Jose Lutzenberger in 1981.
PHOTO: HERMAN E. DALY
As this magazine has noted in the past, the South
American country of Brazil is—through its renowned alcohol
fuels program—currently a global leader in making the
transition from fossil to renewable energy. Unfortunately,
though, that nation may also be providing all of us with a
lesson in how to misuse even an ecologically promising
idea. To give our readers an inside look into Brazil's many
environmental troubles (which include, but are far from
limited to, its alcohol fuels program), we're sharing this
excellent interview with Jose Lutzenberger, known to some as the Rachel Carson of Brazil.
Brazil occupies half the continent of South America, and is
therefore responsible for the caretaking of a large portion
of our planetary ecosystem. Unfortunately, the current
Brazilian regime seems to have seven basic modes of dealing
with the environment:  Dig it up,  cut it down, 
fill it in,  dam it,  burn it,  plant it with
monocultures (then spray them with chemical biocides), or
 overwhelm it with massive concentrations of people.
This repertory is partly an inheritance from the Portuguese
... who originally came to the New World for the purpose of
rapid, temporary exploitation rather than permanent
settlement. It is also partly derived from the modern
ideologies of growthmania and the consumer society, which
Brazil seems to have learned from the United States. Today,
however, some citizens of the South American country are
outraged at the unprecedented environmental destruction
occurring in their land and are making an effort to
stop it. Their leader and guru is Jose A. Lutzenberger, an
agricultural engineer of German descent who lives in the
nation's southernmost state of Rio Grande do Sul.
"Lutz," as he is called by his many friends, is essentially
playing the same role in Brazil today as was played by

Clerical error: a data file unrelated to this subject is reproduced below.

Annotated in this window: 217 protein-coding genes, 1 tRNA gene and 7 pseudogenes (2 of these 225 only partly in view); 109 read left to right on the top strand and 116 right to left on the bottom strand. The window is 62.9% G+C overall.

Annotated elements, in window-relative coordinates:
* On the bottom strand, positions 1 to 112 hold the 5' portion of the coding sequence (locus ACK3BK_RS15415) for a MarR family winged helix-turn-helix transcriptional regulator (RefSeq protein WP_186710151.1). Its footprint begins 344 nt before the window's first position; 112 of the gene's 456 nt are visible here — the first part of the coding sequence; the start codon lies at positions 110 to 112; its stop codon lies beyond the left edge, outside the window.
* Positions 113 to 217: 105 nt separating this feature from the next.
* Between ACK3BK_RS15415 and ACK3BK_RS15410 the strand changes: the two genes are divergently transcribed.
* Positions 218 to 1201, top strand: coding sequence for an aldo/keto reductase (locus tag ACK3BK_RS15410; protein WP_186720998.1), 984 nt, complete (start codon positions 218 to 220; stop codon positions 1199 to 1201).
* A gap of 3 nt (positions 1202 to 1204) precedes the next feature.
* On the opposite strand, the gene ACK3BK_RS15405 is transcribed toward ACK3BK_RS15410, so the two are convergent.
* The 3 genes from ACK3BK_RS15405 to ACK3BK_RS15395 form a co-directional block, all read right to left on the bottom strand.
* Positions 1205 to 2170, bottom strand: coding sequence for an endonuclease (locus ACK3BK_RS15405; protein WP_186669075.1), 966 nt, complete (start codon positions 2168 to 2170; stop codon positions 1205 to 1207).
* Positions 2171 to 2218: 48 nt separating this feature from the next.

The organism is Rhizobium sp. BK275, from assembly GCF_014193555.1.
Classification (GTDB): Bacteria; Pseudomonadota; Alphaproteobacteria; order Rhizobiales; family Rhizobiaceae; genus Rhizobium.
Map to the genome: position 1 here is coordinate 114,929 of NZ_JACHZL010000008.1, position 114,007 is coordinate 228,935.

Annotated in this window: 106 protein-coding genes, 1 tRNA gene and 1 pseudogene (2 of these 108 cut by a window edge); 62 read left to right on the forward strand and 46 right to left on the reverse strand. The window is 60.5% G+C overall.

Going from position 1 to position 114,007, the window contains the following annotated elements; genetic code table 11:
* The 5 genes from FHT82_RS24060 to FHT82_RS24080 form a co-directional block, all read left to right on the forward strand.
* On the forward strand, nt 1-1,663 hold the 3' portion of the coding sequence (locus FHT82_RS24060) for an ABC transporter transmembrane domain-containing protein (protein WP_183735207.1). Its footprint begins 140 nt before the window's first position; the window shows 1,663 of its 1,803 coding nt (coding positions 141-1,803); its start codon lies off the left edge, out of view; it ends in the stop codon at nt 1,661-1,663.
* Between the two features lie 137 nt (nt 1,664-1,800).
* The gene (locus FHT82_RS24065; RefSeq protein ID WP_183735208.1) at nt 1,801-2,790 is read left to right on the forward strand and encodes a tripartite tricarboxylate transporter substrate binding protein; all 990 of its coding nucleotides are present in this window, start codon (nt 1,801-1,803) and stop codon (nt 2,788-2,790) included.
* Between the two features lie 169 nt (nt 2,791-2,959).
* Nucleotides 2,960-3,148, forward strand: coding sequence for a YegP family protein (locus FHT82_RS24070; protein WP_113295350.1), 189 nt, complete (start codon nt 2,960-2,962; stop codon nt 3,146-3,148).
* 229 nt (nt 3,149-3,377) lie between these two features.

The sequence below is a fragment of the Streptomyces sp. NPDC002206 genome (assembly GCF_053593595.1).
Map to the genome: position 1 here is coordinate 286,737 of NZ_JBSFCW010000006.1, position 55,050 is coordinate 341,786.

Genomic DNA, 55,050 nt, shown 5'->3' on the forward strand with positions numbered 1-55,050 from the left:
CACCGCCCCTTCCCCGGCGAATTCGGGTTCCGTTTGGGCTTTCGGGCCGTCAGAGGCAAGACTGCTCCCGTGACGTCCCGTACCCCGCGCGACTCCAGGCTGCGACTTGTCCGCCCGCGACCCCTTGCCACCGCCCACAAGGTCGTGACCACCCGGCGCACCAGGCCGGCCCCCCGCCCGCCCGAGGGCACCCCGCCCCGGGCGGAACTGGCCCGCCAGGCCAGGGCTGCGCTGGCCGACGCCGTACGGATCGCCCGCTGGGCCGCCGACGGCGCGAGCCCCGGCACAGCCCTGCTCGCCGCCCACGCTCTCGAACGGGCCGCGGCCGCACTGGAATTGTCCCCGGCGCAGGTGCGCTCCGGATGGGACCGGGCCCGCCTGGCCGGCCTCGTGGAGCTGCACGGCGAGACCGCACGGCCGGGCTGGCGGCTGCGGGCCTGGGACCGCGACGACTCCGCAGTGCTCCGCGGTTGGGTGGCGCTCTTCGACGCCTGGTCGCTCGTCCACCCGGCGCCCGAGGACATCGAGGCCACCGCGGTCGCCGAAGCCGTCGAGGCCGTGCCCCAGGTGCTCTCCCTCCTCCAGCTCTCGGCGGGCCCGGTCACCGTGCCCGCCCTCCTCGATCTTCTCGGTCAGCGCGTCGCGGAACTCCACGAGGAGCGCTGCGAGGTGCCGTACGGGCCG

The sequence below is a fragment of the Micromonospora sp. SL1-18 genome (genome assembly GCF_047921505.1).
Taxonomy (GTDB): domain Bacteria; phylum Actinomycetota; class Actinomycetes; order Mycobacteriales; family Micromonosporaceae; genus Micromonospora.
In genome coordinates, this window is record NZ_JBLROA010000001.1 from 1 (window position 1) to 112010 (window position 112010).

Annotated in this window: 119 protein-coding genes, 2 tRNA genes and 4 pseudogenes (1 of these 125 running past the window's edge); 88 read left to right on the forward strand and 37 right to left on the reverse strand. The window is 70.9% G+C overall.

Rachel Carson of the U.S. in the early 1960's. In fact, it
might be more accurate to say that he's functioning as a
combination Rachel Carson, Paul Ehrlich, Amory Lovins, and
David Brower, because Lutzenberger has been dedicating
his efforts to fighting not just one threat to the ecology,
but four: pesticides, overpopulation, energy waste, and
nuclear power. In addition, he founded Brazil's most
effective environmental protection association, AGAPAN.
Jose's career as an ecologist began—oddly
enough—while he was working for a multinational firm
as a technical advisor on chemical fertilizers and
biocides. Gradually, over a period of 14 years (which
included many repeated visits to the same sites), he
observed that the net result of modern agriculture was to
reduce the long-run capacity of the earth to support life ... and noted, with horror, the "mafiosi" methods used by
many multinational agrichemical firms. For someone who
subscribes to Albert Schweitzer's "Reverence for Life" as a
basic ethical principle, these were painful realizations
So instead of rationalizing or making excuses for his part
in this devastation, Lutz—ten years ago, at the age
of 44—quit his lucrative job, returned to his native
city of Pôrto Alegre, and began making a living as a
landscape architect. Later he founded a small consulting